A collection of Apple suppliers have shared revenue reports today, which also provide a glimpse into the upcoming "peak" iPhone and Apple Watch manufacturing season. Starting off, Foxconn looked back at its profits in July and reported consolidated revenues of NT$315.06 billion (US$10.62 billion) for the month, which marks an increase of 7.53 percent year-on-year. For the first seven months of 2017, Foxconn's combined revenues were NT$2.2 trillion, increasing by 1.64 percent year-on-year (via DigiTimes). Those watching Foxconn's revenue report are now expecting the October-December period to be the "peak of 2017" for the company, thanks to its status as one of Apple's biggest suppliers and the launch of the iPhone 8 sometime in September. Foxconn's revenue will increase "gradually" in August, according to market watchers, and will continue until the end of the year. Holiday spending traditionally helps increase Apple and its suppliers' revenue, even boosting Foxconn's December period in 2016 in the face of an overall year that saw its first-ever profit decline. Check out our recent hands-on with an iPhone 8 dummy model Some market watchers expect Foxconn's revenues to increase gradually beginning August and the growth will last until the end of 2017 with the fourth quarter being the peak of 2017 for Foxconn. Apple Watch supplier Quanta Computer announced revenues for the second quarter of 2017 at NT$235.37 billion (US$7.93 billion), growing 3.3 percent from the previous quarter and 13.3 percent from the year-ago quarter. Today's report stated that next-generation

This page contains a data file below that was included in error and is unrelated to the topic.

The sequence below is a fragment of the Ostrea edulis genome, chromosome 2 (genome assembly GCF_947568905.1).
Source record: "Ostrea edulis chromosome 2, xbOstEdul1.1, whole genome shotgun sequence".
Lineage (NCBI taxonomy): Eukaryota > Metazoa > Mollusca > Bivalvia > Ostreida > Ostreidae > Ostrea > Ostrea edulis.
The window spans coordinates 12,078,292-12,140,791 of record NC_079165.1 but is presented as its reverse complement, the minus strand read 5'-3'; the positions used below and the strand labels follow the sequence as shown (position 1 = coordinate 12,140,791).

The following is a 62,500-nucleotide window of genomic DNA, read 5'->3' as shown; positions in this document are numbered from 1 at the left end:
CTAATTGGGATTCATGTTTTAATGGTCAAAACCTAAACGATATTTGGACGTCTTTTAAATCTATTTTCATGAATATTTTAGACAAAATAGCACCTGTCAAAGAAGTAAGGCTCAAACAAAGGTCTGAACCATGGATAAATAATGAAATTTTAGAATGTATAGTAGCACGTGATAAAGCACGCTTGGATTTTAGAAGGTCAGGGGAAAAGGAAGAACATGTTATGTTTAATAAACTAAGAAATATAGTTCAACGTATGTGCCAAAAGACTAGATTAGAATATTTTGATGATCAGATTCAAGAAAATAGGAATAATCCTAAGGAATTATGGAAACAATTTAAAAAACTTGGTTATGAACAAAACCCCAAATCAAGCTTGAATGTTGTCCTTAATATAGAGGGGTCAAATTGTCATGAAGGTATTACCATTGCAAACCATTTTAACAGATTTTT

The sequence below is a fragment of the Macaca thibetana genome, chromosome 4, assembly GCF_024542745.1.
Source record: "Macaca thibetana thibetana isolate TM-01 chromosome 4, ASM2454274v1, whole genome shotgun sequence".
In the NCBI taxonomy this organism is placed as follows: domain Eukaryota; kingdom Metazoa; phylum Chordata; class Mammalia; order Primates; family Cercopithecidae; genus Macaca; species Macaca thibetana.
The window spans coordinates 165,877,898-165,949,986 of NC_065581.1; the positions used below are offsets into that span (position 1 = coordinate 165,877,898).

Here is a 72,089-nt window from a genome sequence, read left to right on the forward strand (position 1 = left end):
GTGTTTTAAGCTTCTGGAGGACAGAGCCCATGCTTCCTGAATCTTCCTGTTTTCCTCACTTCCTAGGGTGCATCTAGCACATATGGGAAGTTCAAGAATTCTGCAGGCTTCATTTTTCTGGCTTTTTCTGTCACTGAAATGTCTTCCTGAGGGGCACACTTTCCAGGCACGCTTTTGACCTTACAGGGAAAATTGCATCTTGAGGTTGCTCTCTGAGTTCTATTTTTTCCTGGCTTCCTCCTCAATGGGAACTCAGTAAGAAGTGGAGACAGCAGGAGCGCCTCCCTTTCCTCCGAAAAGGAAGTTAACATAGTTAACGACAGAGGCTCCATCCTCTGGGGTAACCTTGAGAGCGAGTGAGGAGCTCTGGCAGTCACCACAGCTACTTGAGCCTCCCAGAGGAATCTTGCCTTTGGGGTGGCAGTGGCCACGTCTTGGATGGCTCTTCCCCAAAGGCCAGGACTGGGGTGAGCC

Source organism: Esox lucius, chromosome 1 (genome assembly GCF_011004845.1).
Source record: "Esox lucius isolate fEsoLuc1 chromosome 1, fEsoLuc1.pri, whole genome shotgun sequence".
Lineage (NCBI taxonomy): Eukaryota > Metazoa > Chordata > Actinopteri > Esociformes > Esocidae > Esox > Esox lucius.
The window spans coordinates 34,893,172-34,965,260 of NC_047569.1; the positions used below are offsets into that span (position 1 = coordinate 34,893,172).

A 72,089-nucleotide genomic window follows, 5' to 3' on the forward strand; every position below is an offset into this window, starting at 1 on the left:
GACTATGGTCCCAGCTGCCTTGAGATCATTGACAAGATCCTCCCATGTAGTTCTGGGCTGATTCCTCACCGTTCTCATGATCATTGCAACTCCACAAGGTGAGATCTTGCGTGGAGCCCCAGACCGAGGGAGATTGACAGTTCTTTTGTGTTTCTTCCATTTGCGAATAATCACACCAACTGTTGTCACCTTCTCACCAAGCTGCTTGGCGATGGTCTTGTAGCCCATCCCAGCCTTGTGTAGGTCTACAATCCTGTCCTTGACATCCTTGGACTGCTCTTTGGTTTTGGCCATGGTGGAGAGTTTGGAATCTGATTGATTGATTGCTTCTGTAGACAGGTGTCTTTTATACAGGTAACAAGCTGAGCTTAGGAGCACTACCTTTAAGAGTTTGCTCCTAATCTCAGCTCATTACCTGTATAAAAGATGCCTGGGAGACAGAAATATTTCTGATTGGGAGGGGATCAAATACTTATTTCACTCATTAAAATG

TSMC Rumored to Be Sole Supplier of A-Series iPhone Chips in 2018